Myths About Self-Authorship in Student Affairs

I thought I would blog about self-authorship to help clear up some misunderstandings I’ve personally experienced throughout my time in the field.  Self-authorship is something that I research and study, so I try to notice when it is misunderstood.  I thought an easy way to clear it up would be to share four main myths I’ve heard about the concept.

Myth #1: Self-authorship is simply saying “I’m making this decision myself, so therefore, I’m self-authored.”  For example, “I’m sorry Sarah, I decided to self-author my homework and not do it.”

Myth #2: Self-authorship is only for White people.

Myth #3: Self-authorship is participating in self-reflection.

Myth #4: Self-authorship doesn’t allow you to build relationships with others.

So let’s start with some basics.  Self-authorship is a way of making meaning. A self-authored individual makes meaning of their experiences by determining their own values and beliefs while seeing others’ views as important and worth considering (Garvey Berger, 2011). This addresses myth #1 and myth #4.

Another way of looking at self-authorship is that it is a way of making meaning in which individuals possess the ability to face economic complexity, balance multiple roles, interact effectively with a diverse world, and responsibly confront social issues (Baxter Magolda, 2001).  Having the ability to face each of these issues most certainly is necessary for those working within the field of student affairs, as the problems of our field seem to only be increasing in complexity within each of these areas and more.

A self-authored way of thinking isn’t just about thinking about oneself (myth #1), it actually requires one to become closer to others in order to see their view point. Kegan (1994) discusses this by stating,

“When we see that we are not made up by the other’s experience, we then have the capacity not to take responsibility for what is now genuinely and for the first time not ours. And as a result, we can get just as close to the other’s experience (even the other’s experience of how disappointing, enraging, or disapprovable we are!) without any need to react defensively to it or be guiltily compliant with it” (p. 127). 

Imagine if in student affairs, we could interact with each of our colleagues and others at work having this capacity!

Myth #2 is addressed through research that is being conducted worldwide, as documented in Development and Assessment of Self-Authorship: Exploring the Concept Across Cultures (Baxter Magolda, Creamer, & Meszaros, 2010).  Book+Self+AuthorshipWithin the book, there are chapters on Bedouins and Jews in Israel, Latino ethnic identity, and other groups of people; and those aren’t the only studies occurring.  In fact, if you explore almost all development theories, you will find a common ebb and flow to them if you explore “how” development is occurring, not just “what” is being developed. Like almost all development theories, those who experience the most dissonance are the most likely to develop toward it.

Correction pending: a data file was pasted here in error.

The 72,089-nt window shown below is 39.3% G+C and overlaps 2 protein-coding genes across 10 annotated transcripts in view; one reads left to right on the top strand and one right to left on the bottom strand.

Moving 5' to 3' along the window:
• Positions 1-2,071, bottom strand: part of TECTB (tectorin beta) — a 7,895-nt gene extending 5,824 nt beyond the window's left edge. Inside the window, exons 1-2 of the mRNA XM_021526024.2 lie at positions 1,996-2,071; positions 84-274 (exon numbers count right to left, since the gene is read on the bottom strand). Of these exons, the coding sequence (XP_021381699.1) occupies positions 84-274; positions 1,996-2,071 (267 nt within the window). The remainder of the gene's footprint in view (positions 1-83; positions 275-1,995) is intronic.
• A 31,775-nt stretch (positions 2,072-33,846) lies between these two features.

Myth #3 is not what self-authorship is, but is instead a way to promote the development of self-authorship.  Again, given the issues facing our field, I believe we want to promote it. We need people who are conscious of themselves and the systems that are at work in student affairs and higher education, so that they can make responsible decisions for the good of the community by recognizing what is their responsibility and what is not in an ever increasingly complex world.  Other processes that promote self-authorship include:

  • “an ingenious blend of support and challenge” (Kegan, 1994, p. 42)

  • “listening without judgment, working on the process of one’s own way of making meaning, and intentionality” (Garvey Berger, 2012)

  • “identify diverse experiences, epistemological reflection, and participation as methods” (Mezirow, 2000, 2009; Zull, 2002)

It is also important to remember that being self-authored in how one makes meaning isn’t the end goal–there is more to our development and it continues to be explored.  Being self-authored in how one makes meaning allows individuals to move beyond solely depending on the external environment to tell them who they are and what actions they should take. Being able to think for one’s self is a way of thinking that employers seek in employees (Kerry, 2013, para 6; Krislov and Volk, 2014, para 13). However, my own research on new professionals indicates that those entering the field of student affairs aren’t yet self-authored (Schoper, 2011) (sorry if I’m bursting that bubble), so how can we expect them to assist in fully developing undergraduate students to meet the qualifications that employers seek?  I don’t believe it is simply the fault or full responsibility of student affairs preparation programs. It seems as though the field of student affairs may still be, “overly focused on outcomes and not process” (Jones, 2006, p. 4).

To me, it is the collective responsibility of all of us to promote continued development, not just in our students, but in ourselves. If for no other reason then it enables us to approach the problems we are facing with a different mindset.

Einstein

 

Wouldn’t it be GREAT if Support Could Take Away the Challenge?

In student affairs, one of the “go to” standard responses (especially during the job interview process) when asked how one translates theory to practice is to provide challenge and support. The origin of this phrase in the field comes from Nevitt Sanford’s (1967) theory of challenge and support. I’m not always certain based on my experiences, however, that the theory translates over into the field exactly how it was designed. In fact, the more experiences I’ve had in the field the more I’ve found myself responding by asking the question, “what do you mean by that?” or “what does that look like?” when I hear someone say that they will “challenge and support the student.” I ask these questions because in my experience using challenge and support often looks like this: